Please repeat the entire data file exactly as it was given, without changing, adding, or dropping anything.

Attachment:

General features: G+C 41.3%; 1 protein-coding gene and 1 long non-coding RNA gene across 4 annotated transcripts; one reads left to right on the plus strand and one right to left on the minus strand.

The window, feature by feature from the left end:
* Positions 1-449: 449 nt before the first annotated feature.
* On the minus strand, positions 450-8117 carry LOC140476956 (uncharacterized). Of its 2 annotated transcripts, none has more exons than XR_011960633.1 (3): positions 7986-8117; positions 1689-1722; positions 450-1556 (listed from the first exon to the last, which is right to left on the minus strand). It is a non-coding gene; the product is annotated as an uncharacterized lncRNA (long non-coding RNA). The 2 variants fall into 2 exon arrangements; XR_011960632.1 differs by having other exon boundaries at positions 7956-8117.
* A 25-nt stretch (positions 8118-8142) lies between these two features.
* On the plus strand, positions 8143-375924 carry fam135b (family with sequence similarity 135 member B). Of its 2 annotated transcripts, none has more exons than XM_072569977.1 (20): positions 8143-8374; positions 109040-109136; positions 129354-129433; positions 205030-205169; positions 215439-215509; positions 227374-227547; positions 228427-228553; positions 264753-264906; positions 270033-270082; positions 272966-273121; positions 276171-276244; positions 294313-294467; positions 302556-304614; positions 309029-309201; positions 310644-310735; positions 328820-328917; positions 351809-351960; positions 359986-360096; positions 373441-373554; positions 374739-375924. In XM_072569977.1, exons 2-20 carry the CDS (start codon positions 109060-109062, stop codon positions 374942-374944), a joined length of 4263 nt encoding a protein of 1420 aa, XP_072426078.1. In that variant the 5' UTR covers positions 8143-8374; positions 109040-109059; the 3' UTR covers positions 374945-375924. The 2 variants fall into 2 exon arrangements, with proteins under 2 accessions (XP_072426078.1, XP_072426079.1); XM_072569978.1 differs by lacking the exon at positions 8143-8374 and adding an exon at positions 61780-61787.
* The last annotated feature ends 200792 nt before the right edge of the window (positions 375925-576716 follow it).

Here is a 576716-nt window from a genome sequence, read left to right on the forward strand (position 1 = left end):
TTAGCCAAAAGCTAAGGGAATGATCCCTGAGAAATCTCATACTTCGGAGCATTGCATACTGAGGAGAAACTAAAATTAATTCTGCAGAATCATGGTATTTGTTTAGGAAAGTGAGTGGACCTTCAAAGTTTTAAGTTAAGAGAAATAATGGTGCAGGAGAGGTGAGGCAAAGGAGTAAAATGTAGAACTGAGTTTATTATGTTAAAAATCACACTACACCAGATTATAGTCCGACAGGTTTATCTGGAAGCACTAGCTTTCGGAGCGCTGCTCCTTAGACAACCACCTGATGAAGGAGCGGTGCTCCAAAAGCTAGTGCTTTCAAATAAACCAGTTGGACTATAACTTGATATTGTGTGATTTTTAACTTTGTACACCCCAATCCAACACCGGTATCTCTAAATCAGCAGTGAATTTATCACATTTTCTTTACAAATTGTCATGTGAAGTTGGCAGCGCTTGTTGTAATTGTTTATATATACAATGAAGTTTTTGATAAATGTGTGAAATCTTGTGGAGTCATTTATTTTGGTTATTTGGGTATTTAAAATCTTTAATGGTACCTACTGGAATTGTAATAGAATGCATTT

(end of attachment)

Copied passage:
General features: G+C 41.3%; 1 protein-coding gene and 1 long non-coding RNA gene across 4 annotated transcripts; one reads left to right on the plus strand and one right to left on the minus strand.

The window, feature by feature from the left end:
* Positions 1-449: 449 nt before the first annotated feature.
* On the minus strand, positions 450-8117 carry LOC140476956 (uncharacterized). Of its 2 annotated transcripts, none has more exons than XR_011960633.1 (3): positions 7986-8117; positions 1689-1722; positions 450-1556 (listed from the first exon to the last, which is right to left on the minus strand). It is a non-coding gene; the product is annotated as an uncharacterized lncRNA (long non-coding RNA). The 2 variants fall into 2 exon arrangements; XR_011960632.1 differs by having other exon boundaries at positions 7956-8117.
* A 25-nt stretch (positions 8118-8142) lies between these two features.
* On the plus strand, positions 8143-375924 carry fam135b (family with sequence similarity 135 member B). Of its 2 annotated transcripts, none has more exons than XM_072569977.1 (20): positions 8143-8374; positions 109040-109136; positions 129354-129433; positions 205030-205169; positions 215439-215509; positions 227374-227547; positions 228427-228553; positions 264753-264906; positions 270033-270082; positions 272966-273121; positions 276171-276244; positions 294313-294467; positions 302556-304614; positions 309029-309201; positions 310644-310735; positions 328820-328917; positions 351809-351960; positions 359986-360096; positions 373441-373554; positions 374739-375924. In XM_072569977.1, exons 2-20 carry the CDS (start codon positions 109060-109062, stop codon positions 374942-374944), a joined length of 4263 nt encoding a protein of 1420 aa, XP_072426078.1. In that variant the 5' UTR covers positions 8143-8374; positions 109040-109059; the 3' UTR covers positions 374945-375924. The 2 variants fall into 2 exon arrangements, with proteins under 2 accessions (XP_072426078.1, XP_072426079.1); XM_072569978.1 differs by lacking the exon at positions 8143-8374 and adding an exon at positions 61780-61787.
* The last annotated feature ends 200792 nt before the right edge of the window (positions 375925-576716 follow it).

Here is a 576716-nt window from a genome sequence, read left to right on the forward strand (position 1 = left end):
TTAGCCAAAAGCTAAGGGAATGATCCCTGAGAAATCTCATACTTCGGAGCATTGCATACTGAGGAGAAACTAAAATTAATTCTGCAGAATCATGGTATTTGTTTAGGAAAGTGAGTGGACCTTCAAAGTTTTAAGTTAAGAGAAATAATGGTGCAGGAGAGGTGAGGCAAAGGAGTAAAATGTAGAACTGAGTTTATTATGTTAAAAATCACACTACACCAGATTATAGTCCGACAGGTTTATCTGGAAGCACTAGCTTTCGGAGCGCTGCTCCTTAGACAACCACCTGATGAAGGAGCGGTGCTCCAAAAGCTAGTGCTTTCAAATAAACCAGTTGGACTATAACTTGATATTGTGTGATTTTTAACTTTGTACACCCCAATCCAACACCGGTATCTCTAAATCAGCAGTGAATTTATCACATTTTCTTTACAAATTGTCATGTGAAGTTGGCAGCGCTTGTTGTAATTGTTTATATATACAATGAAGTTTTTGATAAATGTGTGAAATCTTGTGGAGTCATTTATTTTGGTTATTTGGGTATTTAAAATCTTTAATGGTACCTACTGGAATTGTAATAGAATGCATTT